Editorial : Clumsy
Leave aside for the moment the question of whether Tisbury police officer Kelly R. Kershaw's complaints about her treatment by her superiors in the town police department and by town officials have merit. Tisbury residents nevertheless need have no doubt that the public response by town and police leaders to news of the officer's allegations has been conclusively ham-handed.
The town, its police leadership, and police Sgt. Timothy Stobie, all named in the complaint, got news of Ms. Kershaw's application to the Massachusetts Commission Against Discrimination on April 28. Ms. Kershaw alleges that in addition to sexual harassment by Sgt. Stobie, she was subject to a pattern of harassment and management behavior not common to male officers. And, she charges that the police chief and the town administrator failed to review and address her complaints. The town says it's not true.
As is always the case in such matters, the complainant is free to speak in detail about the public complaint, but the employer, namely the town, is not. Still, because these are serious charges, leveled at elected and appointed officials whose behavior prior to the complaint's being filed and their management of the town's response to the allegations will have consequences - and perhaps expensive ones - for town officers, employees, taxpayers and voters, an early and forthright response by the town would have been best.
Instead, the selectmen said nothing, released no statement - even a noncommittal one - when they learned of the complaint. No extensive deliberations would have been required for the selectmen to release a statement on April 29, saying, "Ms. Kershaw has filed a complaint that we think is without merit. We will cooperate without reservation with the investigation of the complaint."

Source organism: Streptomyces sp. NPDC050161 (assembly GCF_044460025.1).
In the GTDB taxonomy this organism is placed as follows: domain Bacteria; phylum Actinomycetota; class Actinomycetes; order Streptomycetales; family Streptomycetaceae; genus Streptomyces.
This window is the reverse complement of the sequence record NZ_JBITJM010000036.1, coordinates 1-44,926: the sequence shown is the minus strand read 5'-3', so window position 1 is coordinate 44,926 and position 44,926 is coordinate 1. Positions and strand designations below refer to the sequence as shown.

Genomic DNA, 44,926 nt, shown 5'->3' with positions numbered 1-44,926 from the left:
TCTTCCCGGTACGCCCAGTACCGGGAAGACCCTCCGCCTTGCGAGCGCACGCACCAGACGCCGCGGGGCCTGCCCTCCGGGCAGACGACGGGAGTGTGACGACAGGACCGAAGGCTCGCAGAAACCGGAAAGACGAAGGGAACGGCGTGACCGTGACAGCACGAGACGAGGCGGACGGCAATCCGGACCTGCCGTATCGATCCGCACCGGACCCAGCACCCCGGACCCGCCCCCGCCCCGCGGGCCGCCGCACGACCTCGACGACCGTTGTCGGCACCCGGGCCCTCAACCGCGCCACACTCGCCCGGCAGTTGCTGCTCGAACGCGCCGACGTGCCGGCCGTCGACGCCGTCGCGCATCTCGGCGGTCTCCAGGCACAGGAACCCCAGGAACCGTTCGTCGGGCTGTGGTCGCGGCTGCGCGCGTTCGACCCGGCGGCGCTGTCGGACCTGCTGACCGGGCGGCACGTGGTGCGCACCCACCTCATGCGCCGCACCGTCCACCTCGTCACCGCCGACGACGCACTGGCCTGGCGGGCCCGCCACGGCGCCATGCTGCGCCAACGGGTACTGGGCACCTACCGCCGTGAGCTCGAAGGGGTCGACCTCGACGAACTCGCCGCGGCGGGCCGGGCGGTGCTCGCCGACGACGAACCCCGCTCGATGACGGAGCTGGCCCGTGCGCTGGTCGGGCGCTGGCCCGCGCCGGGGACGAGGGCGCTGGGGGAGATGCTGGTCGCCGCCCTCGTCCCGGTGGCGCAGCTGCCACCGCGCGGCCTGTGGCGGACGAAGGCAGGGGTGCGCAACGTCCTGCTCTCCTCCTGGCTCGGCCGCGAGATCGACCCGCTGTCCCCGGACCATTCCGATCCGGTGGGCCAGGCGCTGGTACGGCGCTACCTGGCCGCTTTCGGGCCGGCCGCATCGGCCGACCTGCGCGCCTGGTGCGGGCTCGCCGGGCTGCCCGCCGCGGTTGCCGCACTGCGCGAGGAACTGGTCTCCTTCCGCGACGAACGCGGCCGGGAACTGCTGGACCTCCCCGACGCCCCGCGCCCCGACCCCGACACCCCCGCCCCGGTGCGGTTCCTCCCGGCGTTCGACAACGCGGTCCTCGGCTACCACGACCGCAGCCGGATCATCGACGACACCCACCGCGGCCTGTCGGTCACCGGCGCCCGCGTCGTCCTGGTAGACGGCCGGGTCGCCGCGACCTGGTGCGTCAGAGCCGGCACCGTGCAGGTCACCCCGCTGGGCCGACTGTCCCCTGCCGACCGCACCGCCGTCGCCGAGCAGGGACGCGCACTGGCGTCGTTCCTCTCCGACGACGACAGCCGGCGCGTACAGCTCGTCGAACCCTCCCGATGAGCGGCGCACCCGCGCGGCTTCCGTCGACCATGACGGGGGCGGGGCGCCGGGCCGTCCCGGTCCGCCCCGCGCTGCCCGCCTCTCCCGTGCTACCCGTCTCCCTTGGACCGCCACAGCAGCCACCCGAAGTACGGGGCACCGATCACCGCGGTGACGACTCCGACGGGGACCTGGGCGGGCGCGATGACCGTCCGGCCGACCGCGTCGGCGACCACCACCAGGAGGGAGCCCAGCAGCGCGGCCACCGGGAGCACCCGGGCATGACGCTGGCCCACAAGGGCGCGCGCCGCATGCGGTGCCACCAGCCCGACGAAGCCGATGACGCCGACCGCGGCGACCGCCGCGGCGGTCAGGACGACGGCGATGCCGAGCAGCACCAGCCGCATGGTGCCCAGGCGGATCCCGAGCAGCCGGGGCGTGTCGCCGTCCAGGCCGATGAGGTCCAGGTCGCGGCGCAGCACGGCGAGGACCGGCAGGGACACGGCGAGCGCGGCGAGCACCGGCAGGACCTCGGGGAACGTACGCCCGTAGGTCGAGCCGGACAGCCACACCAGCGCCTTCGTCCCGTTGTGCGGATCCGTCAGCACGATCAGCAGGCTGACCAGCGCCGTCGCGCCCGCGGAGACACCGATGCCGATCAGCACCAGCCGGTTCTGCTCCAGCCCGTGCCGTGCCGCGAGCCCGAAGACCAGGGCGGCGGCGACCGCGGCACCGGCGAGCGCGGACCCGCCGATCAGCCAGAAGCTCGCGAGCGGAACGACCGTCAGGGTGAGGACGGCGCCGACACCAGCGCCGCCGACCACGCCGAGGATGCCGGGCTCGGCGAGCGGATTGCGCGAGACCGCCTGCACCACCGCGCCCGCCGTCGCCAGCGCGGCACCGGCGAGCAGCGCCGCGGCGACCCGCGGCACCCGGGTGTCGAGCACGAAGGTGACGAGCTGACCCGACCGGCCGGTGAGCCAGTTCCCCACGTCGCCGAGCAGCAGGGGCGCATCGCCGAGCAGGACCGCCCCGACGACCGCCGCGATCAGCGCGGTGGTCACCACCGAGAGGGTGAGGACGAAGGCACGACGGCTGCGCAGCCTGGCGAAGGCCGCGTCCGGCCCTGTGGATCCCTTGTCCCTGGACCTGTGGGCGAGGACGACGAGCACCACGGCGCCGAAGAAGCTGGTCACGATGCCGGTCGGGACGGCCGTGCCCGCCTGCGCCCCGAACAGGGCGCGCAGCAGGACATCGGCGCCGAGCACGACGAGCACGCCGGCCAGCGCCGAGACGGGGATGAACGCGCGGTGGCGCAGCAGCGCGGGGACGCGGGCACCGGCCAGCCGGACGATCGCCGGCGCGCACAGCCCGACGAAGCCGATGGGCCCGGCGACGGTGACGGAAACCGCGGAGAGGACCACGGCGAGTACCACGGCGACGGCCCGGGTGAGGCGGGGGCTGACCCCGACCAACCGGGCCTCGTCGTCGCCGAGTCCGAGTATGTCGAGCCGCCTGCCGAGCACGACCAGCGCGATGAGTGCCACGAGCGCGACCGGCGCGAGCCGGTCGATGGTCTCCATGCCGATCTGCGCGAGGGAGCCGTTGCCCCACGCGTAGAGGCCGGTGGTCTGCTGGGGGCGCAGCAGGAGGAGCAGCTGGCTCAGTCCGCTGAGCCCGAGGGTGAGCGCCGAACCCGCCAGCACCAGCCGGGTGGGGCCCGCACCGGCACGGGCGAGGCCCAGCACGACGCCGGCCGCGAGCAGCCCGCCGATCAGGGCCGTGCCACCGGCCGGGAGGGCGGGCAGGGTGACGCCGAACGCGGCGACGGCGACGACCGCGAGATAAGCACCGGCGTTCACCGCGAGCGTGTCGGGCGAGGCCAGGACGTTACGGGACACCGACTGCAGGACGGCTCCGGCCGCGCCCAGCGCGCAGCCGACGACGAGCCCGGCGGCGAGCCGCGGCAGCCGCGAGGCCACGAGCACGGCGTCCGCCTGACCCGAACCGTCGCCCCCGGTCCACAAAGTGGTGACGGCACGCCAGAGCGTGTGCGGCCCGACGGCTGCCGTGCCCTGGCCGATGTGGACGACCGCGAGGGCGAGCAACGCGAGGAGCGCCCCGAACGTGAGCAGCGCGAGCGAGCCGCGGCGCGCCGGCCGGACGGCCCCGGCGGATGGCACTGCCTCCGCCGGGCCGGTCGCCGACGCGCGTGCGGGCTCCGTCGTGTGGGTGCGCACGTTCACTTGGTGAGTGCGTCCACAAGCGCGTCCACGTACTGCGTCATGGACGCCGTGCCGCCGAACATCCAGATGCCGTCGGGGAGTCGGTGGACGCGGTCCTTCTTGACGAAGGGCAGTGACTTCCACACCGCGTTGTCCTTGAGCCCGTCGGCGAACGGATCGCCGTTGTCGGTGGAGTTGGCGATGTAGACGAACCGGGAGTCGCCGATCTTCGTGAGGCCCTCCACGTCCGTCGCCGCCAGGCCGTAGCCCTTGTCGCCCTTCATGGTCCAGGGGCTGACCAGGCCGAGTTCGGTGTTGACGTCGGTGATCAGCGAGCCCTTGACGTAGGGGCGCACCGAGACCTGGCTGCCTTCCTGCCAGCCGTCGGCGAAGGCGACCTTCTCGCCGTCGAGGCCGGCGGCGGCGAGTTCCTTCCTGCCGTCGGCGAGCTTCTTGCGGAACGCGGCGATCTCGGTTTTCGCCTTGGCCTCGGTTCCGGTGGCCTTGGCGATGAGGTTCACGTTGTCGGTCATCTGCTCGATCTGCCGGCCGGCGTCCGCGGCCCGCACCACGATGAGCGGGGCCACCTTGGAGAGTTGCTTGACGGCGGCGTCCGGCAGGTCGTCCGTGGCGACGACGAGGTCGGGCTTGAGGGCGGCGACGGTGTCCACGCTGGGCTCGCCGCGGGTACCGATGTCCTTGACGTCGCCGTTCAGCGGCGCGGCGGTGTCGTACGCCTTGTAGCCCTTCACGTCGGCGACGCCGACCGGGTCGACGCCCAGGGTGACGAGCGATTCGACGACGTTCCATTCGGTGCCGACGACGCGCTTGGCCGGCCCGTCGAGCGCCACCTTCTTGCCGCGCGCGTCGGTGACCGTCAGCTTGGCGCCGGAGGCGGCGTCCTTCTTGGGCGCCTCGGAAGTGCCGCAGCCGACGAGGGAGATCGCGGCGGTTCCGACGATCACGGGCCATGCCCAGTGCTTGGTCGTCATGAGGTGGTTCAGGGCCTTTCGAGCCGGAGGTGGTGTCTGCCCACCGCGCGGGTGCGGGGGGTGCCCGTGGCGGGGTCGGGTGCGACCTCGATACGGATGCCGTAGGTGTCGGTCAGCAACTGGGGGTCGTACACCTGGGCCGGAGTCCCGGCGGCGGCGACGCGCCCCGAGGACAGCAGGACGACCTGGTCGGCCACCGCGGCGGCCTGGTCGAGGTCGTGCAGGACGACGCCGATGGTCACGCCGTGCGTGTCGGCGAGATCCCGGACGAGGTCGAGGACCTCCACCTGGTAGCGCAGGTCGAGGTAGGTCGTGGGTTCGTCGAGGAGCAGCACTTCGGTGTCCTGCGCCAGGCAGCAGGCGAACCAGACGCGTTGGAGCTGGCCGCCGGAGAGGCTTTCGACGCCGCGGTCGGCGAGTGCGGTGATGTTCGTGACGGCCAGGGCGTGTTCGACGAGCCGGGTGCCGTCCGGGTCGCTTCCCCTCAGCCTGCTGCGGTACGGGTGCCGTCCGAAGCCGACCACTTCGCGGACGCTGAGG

The selectmen reviewed and approved a formal statement, but did not release it to anyone, preferring to hold the statement until someone - tipped to the news by, well, a news source - asked, something they certainly hoped would not happen.
Plumbing the deepest depths of that reservoir of clumsiness from which public officials seem to drink so deeply, what police Chief John Cashin wanted to know was, who told the press. Sgt. Stobie wanted to know the same thing. To guard against more information finding its way to the townspeople who employ and pay him, Chief Cashin prohibited members of the police department from speaking with reporters. In the aftermath of what he called a "leak in his department," the chief said he would come down hard on his officers, Times writer Janet Hefler reports. The chief added that all requests for information from the press would have to go through him.
The statement that the selectmen approved but didn't issue referred to the MCAD complaint as an "internal personnel matter," meaning, one supposes, that it is the business of town government rather than of town voters and taxpayers. Selectman Jeff Kristal thought the statement, prepared but not released, covered the matter.